Dating and marriage in the middle ages dating with hepatitis
Clandestine marriage also meant that there was usually no dowry (the female child's share of her father's property, which was given over to her husband, but was sometimes left in her personal control), and by definition, there could be no dower (an English custom, where the groom named part of his property, usually one-third, as the wife's share should she survive him), because a proper dower could only be constituted Rat the church door", in other words, in front of witnesses.This was both to insure that a widow would be provided for and to make sure that heirs were not deprived of their rightful inheritance, since dower property was only for use during the widow's lifetime, after which it passed to the heirs.
However, the growing feudal system, and the importance it placed on rights of inheritance, combined with the Church's desire to further regulate the practices of its flock, caused this to change.
Sometimes widows or widowers would take vows of celibacy on the death of a spouse, which they later regretted when they wished to be remarried. The vows of a priest, monk, or nun could only be set aside with difficulty, however. Often marriages would be arranged by families while the couple was too young; in that case, a "plight-troth" would be said, which was essentially a promise to marry (this was Mary's case when she discovered she was pregnant with Jesus).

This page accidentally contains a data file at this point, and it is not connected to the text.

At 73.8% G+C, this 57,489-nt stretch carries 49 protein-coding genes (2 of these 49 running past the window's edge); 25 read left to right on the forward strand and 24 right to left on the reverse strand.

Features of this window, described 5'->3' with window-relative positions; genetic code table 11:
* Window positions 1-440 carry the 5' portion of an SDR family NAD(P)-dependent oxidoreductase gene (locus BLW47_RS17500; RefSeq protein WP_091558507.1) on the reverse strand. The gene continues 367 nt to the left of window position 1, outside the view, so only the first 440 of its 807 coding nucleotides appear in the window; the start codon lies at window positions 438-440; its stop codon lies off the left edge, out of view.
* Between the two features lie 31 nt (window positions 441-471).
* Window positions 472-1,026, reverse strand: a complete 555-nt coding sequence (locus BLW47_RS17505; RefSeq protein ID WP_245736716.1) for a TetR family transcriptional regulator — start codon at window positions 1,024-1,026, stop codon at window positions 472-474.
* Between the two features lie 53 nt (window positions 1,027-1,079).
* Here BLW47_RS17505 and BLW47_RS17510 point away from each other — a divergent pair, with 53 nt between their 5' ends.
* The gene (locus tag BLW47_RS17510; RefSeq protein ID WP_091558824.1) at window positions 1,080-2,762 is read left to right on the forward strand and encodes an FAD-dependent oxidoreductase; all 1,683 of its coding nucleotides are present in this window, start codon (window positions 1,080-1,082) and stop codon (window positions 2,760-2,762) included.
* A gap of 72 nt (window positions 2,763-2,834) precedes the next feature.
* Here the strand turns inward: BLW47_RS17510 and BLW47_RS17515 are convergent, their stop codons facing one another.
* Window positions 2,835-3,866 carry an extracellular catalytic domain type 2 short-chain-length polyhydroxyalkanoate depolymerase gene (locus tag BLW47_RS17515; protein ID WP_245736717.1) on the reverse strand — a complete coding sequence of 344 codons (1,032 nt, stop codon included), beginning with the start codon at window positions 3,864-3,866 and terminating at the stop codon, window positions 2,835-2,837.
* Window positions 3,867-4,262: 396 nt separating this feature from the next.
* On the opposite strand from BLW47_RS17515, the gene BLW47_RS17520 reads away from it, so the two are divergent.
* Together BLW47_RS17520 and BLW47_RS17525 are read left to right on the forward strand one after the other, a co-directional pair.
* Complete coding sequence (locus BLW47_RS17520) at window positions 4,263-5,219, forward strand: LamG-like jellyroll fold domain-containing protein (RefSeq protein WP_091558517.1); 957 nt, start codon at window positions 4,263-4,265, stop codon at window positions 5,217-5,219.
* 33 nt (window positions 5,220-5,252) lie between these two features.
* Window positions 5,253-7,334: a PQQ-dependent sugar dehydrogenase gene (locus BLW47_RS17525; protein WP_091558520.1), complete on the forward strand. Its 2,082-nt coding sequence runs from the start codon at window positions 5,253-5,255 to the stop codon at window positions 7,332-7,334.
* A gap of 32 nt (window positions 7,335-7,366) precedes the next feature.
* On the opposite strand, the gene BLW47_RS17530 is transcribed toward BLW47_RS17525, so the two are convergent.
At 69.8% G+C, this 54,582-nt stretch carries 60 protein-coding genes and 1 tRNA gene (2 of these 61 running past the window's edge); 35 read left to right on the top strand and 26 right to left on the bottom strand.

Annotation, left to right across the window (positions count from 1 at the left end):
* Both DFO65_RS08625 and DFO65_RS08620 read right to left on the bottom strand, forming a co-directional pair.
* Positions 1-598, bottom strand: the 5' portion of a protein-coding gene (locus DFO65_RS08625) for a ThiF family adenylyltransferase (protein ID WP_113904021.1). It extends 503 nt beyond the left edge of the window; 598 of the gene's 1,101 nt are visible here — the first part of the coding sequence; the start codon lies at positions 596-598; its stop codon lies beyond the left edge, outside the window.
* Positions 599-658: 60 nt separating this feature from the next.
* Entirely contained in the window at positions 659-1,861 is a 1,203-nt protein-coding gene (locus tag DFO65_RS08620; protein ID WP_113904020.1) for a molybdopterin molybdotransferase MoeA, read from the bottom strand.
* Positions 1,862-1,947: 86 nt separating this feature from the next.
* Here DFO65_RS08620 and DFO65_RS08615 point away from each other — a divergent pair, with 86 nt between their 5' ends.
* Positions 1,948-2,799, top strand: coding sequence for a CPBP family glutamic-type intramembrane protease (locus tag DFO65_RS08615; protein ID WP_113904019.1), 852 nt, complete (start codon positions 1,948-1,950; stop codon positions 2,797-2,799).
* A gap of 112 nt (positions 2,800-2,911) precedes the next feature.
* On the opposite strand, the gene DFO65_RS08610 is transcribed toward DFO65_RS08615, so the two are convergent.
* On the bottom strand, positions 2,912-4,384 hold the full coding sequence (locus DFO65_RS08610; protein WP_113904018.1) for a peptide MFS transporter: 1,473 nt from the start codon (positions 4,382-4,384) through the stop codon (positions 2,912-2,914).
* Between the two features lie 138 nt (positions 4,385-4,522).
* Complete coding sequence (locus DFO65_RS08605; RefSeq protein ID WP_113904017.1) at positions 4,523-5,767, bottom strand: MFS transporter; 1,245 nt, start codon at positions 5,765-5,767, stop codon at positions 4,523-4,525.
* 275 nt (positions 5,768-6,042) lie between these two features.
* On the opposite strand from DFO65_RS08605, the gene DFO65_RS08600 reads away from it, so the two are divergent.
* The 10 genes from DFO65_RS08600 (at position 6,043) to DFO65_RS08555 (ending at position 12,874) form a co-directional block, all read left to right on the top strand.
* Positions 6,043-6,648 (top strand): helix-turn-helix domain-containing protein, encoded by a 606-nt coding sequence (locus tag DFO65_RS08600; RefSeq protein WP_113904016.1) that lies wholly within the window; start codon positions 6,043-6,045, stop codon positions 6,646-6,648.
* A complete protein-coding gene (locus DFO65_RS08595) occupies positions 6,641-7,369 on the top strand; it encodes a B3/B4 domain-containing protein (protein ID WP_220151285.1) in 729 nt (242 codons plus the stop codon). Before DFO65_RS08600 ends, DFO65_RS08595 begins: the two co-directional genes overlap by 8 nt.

This was not a full marriage, but was a vow nonetheless and was thus binding.
This was to insure that both parties were willing, that there were no grounds which would invalidate the marriage.
(Some of these grounds could be overlooked with a papal dispensation).
Copyright 1994 by Susan Carroll-Clark, 53 Thorncliffe Park Dr. Permission granted for republication in SCA-related publications, provided author is credited and receives a copy.